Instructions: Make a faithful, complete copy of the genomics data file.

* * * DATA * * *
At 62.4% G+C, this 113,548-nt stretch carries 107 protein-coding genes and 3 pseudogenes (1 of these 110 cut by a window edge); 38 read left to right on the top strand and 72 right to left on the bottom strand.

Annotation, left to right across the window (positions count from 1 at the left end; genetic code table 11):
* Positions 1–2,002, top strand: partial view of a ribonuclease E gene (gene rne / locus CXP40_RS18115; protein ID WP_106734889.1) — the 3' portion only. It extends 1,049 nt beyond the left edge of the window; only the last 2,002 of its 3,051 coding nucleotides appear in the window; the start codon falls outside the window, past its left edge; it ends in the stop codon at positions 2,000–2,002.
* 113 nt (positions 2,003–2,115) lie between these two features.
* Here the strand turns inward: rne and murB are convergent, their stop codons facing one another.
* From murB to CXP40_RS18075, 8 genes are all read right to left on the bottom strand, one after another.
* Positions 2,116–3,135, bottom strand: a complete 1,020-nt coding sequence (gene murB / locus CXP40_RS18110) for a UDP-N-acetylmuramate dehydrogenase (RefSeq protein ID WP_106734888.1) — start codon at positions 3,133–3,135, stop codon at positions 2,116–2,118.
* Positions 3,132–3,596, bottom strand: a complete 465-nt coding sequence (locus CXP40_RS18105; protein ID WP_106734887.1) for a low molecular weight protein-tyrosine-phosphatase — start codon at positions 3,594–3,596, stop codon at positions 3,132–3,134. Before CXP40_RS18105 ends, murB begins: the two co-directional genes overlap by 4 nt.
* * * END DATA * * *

At 62.4% G+C, this 113,548-nt stretch carries 107 protein-coding genes and 3 pseudogenes (1 of these 110 cut by a window edge); 38 read left to right on the top strand and 72 right to left on the bottom strand.

Annotation, left to right across the window (positions count from 1 at the left end; genetic code table 11):
* Positions 1–2,002, top strand: partial view of a ribonuclease E gene (gene rne / locus CXP40_RS18115; protein ID WP_106734889.1) — the 3' portion only. It extends 1,049 nt beyond the left edge of the window; only the last 2,002 of its 3,051 coding nucleotides appear in the window; the start codon falls outside the window, past its left edge; it ends in the stop codon at positions 2,000–2,002.
* 113 nt (positions 2,003–2,115) lie between these two features.
* Here the strand turns inward: rne and murB are convergent, their stop codons facing one another.
* From murB to CXP40_RS18075, 8 genes are all read right to left on the bottom strand, one after another.
* Positions 2,116–3,135, bottom strand: a complete 1,020-nt coding sequence (gene murB / locus CXP40_RS18110) for a UDP-N-acetylmuramate dehydrogenase (RefSeq protein ID WP_106734888.1) — start codon at positions 3,133–3,135, stop codon at positions 2,116–2,118.
* Positions 3,132–3,596, bottom strand: a complete 465-nt coding sequence (locus CXP40_RS18105; protein ID WP_106734887.1) for a low molecular weight protein-tyrosine-phosphatase — start codon at positions 3,594–3,596, stop codon at positions 3,132–3,134. Before CXP40_RS18105 ends, murB begins: the two co-directional genes overlap by 4 nt.